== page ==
Escrow works like this: once the buyer and seller have agreed to the terms of the sale, the buyer deposits the necessary funds into the escrow account. The escrow service then verifies that the money is all there, and informs the seller to transfer the business assets to the buyer.
(A commission on the sale price is usually charged by the escrow service).
Once the seller has fulfilled their obligations and the buyer is satisfied, the escrow service releases the funds to the seller.
Transfer of assets
Once the funds are transferred, the seller then transfers the business assets to the buyer.
This includes the Shopify store itself, along with any associated digital properties such as custom domain names, social media accounts, email marketing lists etc. Any physical assets, like inventory or POS equipment, would also be handed over at this time.
What happens after the sale
You might think that at this stage, everything has been wrapped up and you can relax in the Bahamas with your new-found financial freedom.
But there are usually a few things left to do.
There’ll often be a transition period to go through, during which you’ll have to assist the new owner in getting acquainted with the business operations related to your Shopify store. This period can be anything from a few weeks to several months, depending on the complexity of the business and the terms of the sale.
During this time, you might have to train the new owner and key staff on the store’s operations, customer service procedures, vendor relationships, marketing strategies and other critical business functions.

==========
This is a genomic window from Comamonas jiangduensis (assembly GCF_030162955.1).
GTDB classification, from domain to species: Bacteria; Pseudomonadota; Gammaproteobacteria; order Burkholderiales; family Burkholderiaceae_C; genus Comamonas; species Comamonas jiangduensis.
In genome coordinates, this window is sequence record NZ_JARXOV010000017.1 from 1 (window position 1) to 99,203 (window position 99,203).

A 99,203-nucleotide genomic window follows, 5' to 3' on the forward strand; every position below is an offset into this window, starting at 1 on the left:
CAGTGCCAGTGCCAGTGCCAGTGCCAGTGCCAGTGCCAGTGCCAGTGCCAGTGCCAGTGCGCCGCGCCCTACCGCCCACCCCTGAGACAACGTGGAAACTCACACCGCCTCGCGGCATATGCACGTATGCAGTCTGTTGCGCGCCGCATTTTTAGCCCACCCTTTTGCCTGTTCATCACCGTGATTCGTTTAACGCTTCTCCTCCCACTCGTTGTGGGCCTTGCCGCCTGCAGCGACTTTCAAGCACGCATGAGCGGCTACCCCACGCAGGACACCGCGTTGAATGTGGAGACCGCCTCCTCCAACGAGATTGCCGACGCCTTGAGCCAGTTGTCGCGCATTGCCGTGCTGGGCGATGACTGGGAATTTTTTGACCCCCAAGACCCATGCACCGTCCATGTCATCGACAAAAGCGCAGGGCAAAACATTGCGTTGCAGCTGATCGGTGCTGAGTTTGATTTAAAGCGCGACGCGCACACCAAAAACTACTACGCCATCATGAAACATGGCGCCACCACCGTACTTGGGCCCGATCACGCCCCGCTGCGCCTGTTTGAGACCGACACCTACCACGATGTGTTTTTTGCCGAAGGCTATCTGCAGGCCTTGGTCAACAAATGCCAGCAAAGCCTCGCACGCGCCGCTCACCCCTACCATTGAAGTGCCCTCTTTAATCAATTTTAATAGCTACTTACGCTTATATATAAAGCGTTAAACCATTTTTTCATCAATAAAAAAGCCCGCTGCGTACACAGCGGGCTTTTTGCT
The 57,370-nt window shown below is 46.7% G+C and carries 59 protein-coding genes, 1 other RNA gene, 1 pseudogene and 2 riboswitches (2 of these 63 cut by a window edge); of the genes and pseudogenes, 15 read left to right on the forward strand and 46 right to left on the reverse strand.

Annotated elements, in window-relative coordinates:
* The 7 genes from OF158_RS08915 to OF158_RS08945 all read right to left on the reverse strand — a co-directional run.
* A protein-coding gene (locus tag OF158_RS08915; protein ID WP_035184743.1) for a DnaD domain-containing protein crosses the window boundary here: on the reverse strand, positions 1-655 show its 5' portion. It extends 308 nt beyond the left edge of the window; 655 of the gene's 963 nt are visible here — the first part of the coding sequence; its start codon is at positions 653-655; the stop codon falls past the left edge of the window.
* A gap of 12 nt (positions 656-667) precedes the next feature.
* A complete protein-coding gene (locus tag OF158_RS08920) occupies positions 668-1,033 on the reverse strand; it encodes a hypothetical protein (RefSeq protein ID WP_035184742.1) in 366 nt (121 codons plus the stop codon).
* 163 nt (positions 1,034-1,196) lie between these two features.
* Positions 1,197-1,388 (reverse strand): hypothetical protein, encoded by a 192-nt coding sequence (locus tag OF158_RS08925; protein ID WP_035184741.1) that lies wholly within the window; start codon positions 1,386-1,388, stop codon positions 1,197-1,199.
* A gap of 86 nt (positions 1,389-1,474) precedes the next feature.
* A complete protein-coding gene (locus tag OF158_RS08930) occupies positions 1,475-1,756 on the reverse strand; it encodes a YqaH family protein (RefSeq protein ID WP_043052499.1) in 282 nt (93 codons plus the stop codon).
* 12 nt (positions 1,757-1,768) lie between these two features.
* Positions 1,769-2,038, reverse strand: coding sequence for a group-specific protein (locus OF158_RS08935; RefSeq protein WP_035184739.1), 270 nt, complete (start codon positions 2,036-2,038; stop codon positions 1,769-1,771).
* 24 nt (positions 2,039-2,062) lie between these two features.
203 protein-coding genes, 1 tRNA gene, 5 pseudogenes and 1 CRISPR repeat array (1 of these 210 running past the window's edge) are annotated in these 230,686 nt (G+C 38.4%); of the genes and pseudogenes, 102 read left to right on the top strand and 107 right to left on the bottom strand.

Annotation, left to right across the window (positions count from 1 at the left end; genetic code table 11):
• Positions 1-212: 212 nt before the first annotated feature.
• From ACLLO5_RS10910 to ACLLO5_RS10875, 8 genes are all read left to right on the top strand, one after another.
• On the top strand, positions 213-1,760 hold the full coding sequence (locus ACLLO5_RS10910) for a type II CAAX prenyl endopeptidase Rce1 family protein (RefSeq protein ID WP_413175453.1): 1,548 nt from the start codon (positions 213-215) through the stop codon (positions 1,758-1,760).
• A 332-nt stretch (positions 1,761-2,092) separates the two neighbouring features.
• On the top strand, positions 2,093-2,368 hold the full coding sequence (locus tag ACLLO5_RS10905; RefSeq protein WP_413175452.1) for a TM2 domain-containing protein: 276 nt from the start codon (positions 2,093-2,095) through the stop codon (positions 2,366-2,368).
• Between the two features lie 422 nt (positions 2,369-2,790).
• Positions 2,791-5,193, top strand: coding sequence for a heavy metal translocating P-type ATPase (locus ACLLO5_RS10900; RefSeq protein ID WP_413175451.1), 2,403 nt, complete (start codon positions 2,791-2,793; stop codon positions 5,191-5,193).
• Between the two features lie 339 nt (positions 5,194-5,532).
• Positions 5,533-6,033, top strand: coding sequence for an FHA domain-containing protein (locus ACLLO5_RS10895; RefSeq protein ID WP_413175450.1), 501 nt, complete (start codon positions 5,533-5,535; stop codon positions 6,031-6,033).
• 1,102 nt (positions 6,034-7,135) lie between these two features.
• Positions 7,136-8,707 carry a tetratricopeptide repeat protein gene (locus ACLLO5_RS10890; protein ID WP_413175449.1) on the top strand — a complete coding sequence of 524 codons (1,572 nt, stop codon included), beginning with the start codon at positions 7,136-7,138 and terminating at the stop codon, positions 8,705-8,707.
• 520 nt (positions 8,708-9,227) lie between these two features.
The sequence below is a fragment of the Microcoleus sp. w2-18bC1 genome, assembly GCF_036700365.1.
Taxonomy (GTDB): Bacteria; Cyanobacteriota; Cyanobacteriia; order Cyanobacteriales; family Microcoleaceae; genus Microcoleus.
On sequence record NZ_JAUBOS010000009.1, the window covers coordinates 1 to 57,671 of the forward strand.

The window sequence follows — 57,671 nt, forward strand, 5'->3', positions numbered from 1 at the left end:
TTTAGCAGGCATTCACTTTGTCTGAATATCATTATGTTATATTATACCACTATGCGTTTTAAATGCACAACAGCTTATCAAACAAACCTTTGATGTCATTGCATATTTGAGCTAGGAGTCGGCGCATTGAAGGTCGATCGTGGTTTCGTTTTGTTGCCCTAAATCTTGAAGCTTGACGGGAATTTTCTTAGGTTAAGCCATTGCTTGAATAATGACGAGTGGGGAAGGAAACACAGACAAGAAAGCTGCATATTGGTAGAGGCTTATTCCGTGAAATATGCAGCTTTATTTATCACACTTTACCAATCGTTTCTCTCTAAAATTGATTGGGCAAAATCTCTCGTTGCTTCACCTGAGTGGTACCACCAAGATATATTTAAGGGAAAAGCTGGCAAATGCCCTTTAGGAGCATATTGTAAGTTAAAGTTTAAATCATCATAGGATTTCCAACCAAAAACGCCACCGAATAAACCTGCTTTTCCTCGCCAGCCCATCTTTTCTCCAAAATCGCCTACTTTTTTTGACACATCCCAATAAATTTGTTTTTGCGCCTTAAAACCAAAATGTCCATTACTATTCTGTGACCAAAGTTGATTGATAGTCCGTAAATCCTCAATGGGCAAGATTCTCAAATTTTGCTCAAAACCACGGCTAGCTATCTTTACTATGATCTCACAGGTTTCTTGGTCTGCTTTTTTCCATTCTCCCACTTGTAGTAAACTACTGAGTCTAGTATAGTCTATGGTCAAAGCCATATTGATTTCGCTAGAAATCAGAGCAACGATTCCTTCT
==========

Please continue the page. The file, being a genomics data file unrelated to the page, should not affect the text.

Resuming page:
The post-sale period may also involve executing the agreed-upon payment terms. For example, as part of the sale, you may have agreed to an earn-out process, where you get paid a certain amount only if certain financial targets are hit. This will mean that you may remain involved in the day-to-day aspects of running your Shopify store for some time, even after it is sold.
You may also have certain legal obligations to fulfill after the sale — for example abiding by non-compete and non-disclosure agreements.
Finally, the post-sale period may also end up being a time for personal reflection and planning for the next steps, whether that involves starting a new business, investing in other business opportunities or even retirement.
Good luck with selling your Shopify online store! For more information and resources on how to do this effectively, along with details on how to list your site for sale on an online marketplace, we suggest that you visit the Empire Flippers website.
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How to sell your Shopify store — FAQ
Below you’ll find some frequently asked questions that are typically asked by Shopify store owners that are thinking of exiting their business.
How much could I sell my Shopify store for?
How much you can sell a Shopify store for depends on a number of factors, including revenue, SEO rankings, traffic and conversion rate — the most important of these usually being its revenue. Generally speaking buyers will agree to pay an agreed multiple of your store’s monthly net profit.
How do I value my Shopify business?
Generally it’s best practice to involve a professional in the valuation process — for example a broker, an accountant or a valuation expert working for an online marketplace service. He or she will look at key factors like your store’s revenue, financial history, SEO setup, organic traffic levels and conversion rate to determine an accurate valuation.
How do I sell my Shopify business?
Key ways to sell a Shopify business include listing it an online marketplace such as Empire Flippers; using a business broker; or approaching competitors and related ecommerce businesses that may be interested in acquiring your store as part of a ‘bolt-on’ strategy.
Is it worth buying an existing Shopify store?
It can be — but only if it has a long term history of profitability, a reliable seller, a strong SEO setup and/or a paid-traffic strategy that is working well. Detailed due diligence should be performed before purchase. You can learn more about purchasing an existing Shopify store in our ‘How to buy a Shopify store’ guide.